It’s a long-shot, and critics say it’s little more than a publicity stunt, but two Quebec City area mayors have found a novel approach to repainting the city’s rusty, iconic Quebec Bridge: Ask Bill Gates to do it.
Why? CN Rail owns the bridge, and Gates, the world's richest man according to this year's Forbes list, is CN’s largest shareholder.
Quebec City Mayor Regis Lebeaume and Levis Mayor Gilles Lehouillier sent a letter to Gates last month asking him to get CN to paint the bridge that crosses the St. Lawrence River between Quebec’s capital and the town of Levis.
“We are appealing to your sense of civic responsibility in hopes that you will urge CN to assume its responsibility and finish its work to paint the structure of the Quebec Bridge,” the mayors wrote, as quoted at the National Post.
“Such a gesture will ensure that our historic world heritage city will once again have a historic bridge worthy of its name.”
Lebeaume even put out a video (see above) in which he unveils the hashtag #PaintYourBridgeBill, in hopes of pressuring Gates to take action. The video is in French, but ends with Lebeaume saying “paint your bridge, Bill,” in English.
The bridge is visibly rusty but not a threat to users’ safety, authorities say.
Federal, provincial and municipal governments announced on Friday they would be willing to contribute a total of $100 million into refurb work on the bridge. But the cost is now estimated at $200 million, meaning CN would still have to come up with $100 million to finish the work.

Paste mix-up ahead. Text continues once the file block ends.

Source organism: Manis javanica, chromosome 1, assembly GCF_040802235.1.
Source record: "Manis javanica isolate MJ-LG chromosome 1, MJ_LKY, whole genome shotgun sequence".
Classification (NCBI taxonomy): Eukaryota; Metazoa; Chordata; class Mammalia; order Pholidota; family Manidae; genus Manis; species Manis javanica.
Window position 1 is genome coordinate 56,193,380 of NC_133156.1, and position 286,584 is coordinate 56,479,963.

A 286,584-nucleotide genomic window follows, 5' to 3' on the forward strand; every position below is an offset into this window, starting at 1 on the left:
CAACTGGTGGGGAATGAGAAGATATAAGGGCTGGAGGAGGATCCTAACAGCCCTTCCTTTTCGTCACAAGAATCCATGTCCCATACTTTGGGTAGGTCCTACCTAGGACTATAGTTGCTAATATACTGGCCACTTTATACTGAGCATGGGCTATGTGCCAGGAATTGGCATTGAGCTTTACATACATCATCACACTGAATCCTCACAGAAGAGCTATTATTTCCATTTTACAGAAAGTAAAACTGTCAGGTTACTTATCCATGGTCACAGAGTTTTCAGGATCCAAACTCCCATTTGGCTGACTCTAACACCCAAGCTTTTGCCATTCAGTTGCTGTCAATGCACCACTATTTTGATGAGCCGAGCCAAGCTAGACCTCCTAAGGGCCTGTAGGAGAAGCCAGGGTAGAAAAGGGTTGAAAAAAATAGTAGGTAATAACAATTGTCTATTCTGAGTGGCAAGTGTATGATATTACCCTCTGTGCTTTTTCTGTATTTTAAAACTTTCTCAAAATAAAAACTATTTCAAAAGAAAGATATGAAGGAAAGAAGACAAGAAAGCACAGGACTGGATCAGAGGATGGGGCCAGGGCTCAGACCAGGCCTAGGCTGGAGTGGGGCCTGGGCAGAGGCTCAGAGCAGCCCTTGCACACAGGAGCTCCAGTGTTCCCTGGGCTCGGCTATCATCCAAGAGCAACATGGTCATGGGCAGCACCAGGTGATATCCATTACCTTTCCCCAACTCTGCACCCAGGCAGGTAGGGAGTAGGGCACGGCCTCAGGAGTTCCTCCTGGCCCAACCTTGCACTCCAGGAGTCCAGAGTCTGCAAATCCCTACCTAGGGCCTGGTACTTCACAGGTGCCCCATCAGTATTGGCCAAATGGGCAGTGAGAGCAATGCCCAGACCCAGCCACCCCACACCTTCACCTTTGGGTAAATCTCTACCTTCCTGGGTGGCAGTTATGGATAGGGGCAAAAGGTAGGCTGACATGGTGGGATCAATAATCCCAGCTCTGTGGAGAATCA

In public statements and in interviews with media, CN has said it has no responsibility to finish the paint job, and a Quebec Superior Court agreed last month, ruling that CN had lived up to its 1997 promise to spend $36 million painting the bridge.
CN “has made significant investments to ensure the Quebec Bridge is safe and will remain safe for the long term,” company spokesperson Mark Hallman told Bloomberg.
“Painting the bridge is not about safety; it’s about aesthetics … CN believes governments should take responsibility to protect or enhance the heritage value of the Quebec Bridge, not CN.”
The railroad has offered to donate the bridge to any level of government to make the paint job happen, Bloomberg reported.
CN took ownership of the bridge in the mid-1990s, as part of the railroad’s privatization. It committed to spending $36 million to repaint the bridge, but stopped work on the bridge in 2005, with 40 per cent of it repainted.
The Quebec Bridge was completed in 1919, having taken 30 years to build and suffering through two collapses that took the lives of 88 workers.
It has been a National Historic Site of Canada since 1996.
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